BY CARY GINELL
Eighteen-year-old Caitlin Kilgore has been passionate about musical theater for as long as she can remember. Caitlin comes from a show business and musical background: her father, Brian, is a professional percussionist who plays in movies, television shows, commercials, albums and concerts. Mother Kim, a violinist, does some studio work as well, but mostly works as a private violin teacher as well as teaching for elementary schools and a youth orchestra at Cal State Northridge. Caitlin’s older brother, Austin, is currently enrolled in the USC School of Cinematic Arts. After spending three years at Thousand Oaks HIgh School, Caitlin spent her senior year at the Interlochen Center for the Arts in Interlochen, Michigan. She graduated from high school last month and has returned to Thousand Oaks to pursue a career in theater. We spoke with her about her passion and her goals for the future.
VCOS: If one knows anything about your family, it comes as no surprise that you’ve got your mind set on a show business career as well. Can you talk about how that all started?
CAITLIN: Growing up, I was constantly surrounded by the arts, music, going to concerts or things that my parents were doing. At an early age, I loved singing. I did it constantly and drove my parents a little bit crazy. In kindergarten, I started piano and did that for about three years, then moved on to violin. Then I stopped violin in middle school and did a little bit of percussion at T.O. High. But I’ve always sung and loved the stage and going to musicals, seeing professionals work all the time. That’s what I thought life was about. I didn’t really know anything else. So I just knew that I wanted to be a part of that.
Seeing my parents, the way they work in the industry – freelancing – not knowing where their next job is, gave me an understanding about the struggle that goes with an artistic life, but also the fun. So much of it pays off because if you do what you love and work hard, I just knew from the beginning that I wanted to do it too.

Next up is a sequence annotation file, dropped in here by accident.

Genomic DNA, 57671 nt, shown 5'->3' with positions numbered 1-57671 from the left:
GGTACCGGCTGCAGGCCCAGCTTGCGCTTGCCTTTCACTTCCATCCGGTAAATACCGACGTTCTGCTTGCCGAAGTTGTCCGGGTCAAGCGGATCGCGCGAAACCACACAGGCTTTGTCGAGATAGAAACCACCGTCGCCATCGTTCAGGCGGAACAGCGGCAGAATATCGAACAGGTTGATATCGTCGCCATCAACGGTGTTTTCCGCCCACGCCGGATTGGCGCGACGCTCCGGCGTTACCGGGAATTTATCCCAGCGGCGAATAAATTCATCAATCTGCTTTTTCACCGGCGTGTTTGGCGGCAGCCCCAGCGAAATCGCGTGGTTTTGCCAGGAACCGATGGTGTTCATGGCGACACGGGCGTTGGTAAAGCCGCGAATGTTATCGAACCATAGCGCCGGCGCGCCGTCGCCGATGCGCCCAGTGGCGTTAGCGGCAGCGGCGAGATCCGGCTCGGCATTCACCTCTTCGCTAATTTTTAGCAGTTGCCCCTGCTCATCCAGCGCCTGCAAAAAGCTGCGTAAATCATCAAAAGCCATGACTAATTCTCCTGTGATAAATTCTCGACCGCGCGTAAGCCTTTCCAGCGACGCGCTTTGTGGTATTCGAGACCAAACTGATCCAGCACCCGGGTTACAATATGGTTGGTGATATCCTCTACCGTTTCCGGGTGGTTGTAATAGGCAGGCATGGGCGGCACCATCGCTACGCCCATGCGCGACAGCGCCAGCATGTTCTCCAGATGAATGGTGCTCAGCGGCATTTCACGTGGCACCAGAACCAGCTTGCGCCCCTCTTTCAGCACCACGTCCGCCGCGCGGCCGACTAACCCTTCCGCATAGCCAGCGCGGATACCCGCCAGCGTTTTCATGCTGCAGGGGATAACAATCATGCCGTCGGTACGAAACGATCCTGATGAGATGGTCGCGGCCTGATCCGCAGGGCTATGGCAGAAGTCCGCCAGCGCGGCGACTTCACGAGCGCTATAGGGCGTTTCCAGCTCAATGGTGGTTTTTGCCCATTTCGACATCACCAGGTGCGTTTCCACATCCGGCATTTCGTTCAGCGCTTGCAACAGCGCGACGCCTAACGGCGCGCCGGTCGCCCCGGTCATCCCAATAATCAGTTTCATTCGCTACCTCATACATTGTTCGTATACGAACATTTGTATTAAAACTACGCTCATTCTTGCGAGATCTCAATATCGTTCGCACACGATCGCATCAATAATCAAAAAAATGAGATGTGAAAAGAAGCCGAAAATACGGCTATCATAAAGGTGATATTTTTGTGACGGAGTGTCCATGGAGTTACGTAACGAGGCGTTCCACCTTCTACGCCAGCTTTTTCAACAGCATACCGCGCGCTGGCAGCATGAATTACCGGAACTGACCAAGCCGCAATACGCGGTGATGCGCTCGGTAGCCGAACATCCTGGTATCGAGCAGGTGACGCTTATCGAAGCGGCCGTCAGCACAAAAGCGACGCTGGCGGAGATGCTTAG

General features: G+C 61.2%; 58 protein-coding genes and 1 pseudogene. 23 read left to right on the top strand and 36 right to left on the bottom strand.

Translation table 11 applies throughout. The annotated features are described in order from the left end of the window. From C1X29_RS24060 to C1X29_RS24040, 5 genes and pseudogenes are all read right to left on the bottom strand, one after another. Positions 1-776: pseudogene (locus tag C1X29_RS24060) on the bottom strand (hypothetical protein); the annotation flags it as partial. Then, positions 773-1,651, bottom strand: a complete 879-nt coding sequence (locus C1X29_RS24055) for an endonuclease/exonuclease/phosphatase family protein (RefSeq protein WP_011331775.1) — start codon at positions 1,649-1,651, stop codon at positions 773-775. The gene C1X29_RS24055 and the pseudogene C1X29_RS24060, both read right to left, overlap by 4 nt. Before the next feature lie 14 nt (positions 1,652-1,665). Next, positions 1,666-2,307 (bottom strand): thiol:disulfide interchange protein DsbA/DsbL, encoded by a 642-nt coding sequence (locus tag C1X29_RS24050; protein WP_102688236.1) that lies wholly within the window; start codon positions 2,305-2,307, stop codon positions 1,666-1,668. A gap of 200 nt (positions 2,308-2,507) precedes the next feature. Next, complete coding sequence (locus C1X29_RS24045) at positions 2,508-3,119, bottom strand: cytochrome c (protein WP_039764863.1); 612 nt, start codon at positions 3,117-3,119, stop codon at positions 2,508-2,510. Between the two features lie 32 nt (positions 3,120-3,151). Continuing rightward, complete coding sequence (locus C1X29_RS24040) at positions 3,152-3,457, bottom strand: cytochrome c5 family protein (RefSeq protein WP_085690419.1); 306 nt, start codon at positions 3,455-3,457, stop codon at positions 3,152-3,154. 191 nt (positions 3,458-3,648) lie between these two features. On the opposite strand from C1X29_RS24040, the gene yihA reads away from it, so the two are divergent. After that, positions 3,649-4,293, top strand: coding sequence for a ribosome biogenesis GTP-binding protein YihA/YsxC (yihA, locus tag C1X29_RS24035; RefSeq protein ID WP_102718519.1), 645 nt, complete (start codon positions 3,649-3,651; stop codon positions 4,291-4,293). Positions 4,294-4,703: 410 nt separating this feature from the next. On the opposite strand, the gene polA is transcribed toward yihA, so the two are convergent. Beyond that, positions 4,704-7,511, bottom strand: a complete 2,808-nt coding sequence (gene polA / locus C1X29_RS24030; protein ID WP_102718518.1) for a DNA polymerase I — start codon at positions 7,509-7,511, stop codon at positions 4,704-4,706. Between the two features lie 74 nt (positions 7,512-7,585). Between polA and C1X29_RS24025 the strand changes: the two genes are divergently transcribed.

VCOS: Have your parents supported your desire to do what they do for a living?
CAITLIN: Definitely. They just always knew that both of us, me and my brother Austin, would be involved in the arts. They didn’t push us or anything; it just kind of happened naturally. Whatever our passion was at the time, my parents completely supported us. My dad’s dad told him, “I love that you’re doing music and I think it’s wonderful, but maybe you should have a fall back, like dentistry or something.” And my dad said, “OK, I’ll take that into consideration, but I don’t think so.” I think you might as well work hard and give it 100% of your focus and effort.
VCOS: Did you have a lot of experience in high school?
CAITLIN: Kind of. I did a little of everything in high school. Academics took a lot of time; I was in all AP and honors classes, but aside from that, I did choir at school and outside of school with the Los Robles Children’s Choir, I took music lessons, dance lessons, dance teams, I did marching band for my freshman and sophomore years, and then I did theater classes as well, so I covered just about all of the art forms, which only fed my passion for theater. I loved music and I loved dancing, which are both big parts of my life, but all along, I knew that I wanted to be on stage doing theater because that’s what I want to do as a career.
VCOS: What made you decide to go to Interlochen for your senior year?
CAITLIN: Before my sophomore and junior years I went to a summer camp at Pepperdine University for acting before the camera. Last year, I went to Interlochen for a musical theater intensive that helps prepare kids for college auditions. I saw the campus and met the students who went to the academy and I thought, “This would be amazing to attend school here.” It’s one of the best arts academies in the world. Being there really sparked my interest in it. So after that, I went to Cal Arts for the rest of the summer to do theater. So I kept doing theater all summer and thought that if I went to Interlochen, I’d be doing it 24/7, and since that was my main interest, I thought, why not apply? There was a small possibility that I would get in so I just applied, and I got in! Then I got a merit scholarship, which allowed me to go because it’s a pretty expensive school. A lot of the students at Interlochen are either one or two-year students. There are usually 15 freshmen, 50 sophomores, about 100 juniors, and maybe 200 seniors. As a senior, I only had to do two academic classes, while the rest were theater classes. That got me prepared for the college audition process and opened my eyes to the world of theater. I had been thinking a certain way before I went, but being there totally changed me.